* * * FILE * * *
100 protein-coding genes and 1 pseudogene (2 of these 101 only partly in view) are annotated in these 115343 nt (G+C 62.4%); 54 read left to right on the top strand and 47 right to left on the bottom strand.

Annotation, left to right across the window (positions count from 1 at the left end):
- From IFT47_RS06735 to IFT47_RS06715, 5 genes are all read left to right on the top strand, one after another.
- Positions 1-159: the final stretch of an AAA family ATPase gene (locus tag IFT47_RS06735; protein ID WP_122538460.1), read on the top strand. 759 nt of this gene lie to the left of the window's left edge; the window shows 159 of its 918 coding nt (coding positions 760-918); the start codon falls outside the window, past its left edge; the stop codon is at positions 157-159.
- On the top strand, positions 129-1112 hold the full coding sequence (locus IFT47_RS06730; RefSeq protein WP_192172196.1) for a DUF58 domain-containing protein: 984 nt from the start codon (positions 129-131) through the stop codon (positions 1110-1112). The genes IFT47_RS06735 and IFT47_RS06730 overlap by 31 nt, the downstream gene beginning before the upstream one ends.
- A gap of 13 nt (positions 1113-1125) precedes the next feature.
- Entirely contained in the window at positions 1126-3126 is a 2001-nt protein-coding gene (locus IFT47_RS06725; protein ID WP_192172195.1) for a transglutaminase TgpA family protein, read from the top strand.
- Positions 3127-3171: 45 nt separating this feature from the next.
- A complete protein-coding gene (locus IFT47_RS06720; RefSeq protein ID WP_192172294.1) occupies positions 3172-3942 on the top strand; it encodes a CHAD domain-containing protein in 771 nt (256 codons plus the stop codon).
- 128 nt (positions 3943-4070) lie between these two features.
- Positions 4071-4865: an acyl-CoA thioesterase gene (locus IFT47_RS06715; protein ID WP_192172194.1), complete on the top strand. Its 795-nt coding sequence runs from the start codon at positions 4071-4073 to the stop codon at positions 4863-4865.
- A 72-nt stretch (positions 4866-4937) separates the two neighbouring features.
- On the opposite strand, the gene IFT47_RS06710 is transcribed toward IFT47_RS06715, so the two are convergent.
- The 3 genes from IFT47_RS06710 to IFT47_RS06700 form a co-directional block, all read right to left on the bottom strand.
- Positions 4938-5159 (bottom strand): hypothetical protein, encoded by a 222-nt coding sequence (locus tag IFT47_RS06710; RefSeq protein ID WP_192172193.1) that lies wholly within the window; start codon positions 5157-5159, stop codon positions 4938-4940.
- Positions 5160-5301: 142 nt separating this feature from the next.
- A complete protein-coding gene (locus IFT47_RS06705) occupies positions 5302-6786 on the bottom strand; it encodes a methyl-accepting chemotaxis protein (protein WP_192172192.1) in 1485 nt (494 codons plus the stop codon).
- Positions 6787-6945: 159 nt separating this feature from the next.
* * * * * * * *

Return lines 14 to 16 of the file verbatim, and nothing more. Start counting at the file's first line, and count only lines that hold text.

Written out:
- The 3 genes from IFT47_RS06710 to IFT47_RS06700 form a co-directional block, all read right to left on the bottom strand.
- Positions 4938-5159 (bottom strand): hypothetical protein, encoded by a 222-nt coding sequence (locus tag IFT47_RS06710; RefSeq protein ID WP_192172193.1) that lies wholly within the window; start codon positions 5157-5159, stop codon positions 4938-4940.
- Positions 5160-5301: 142 nt separating this feature from the next.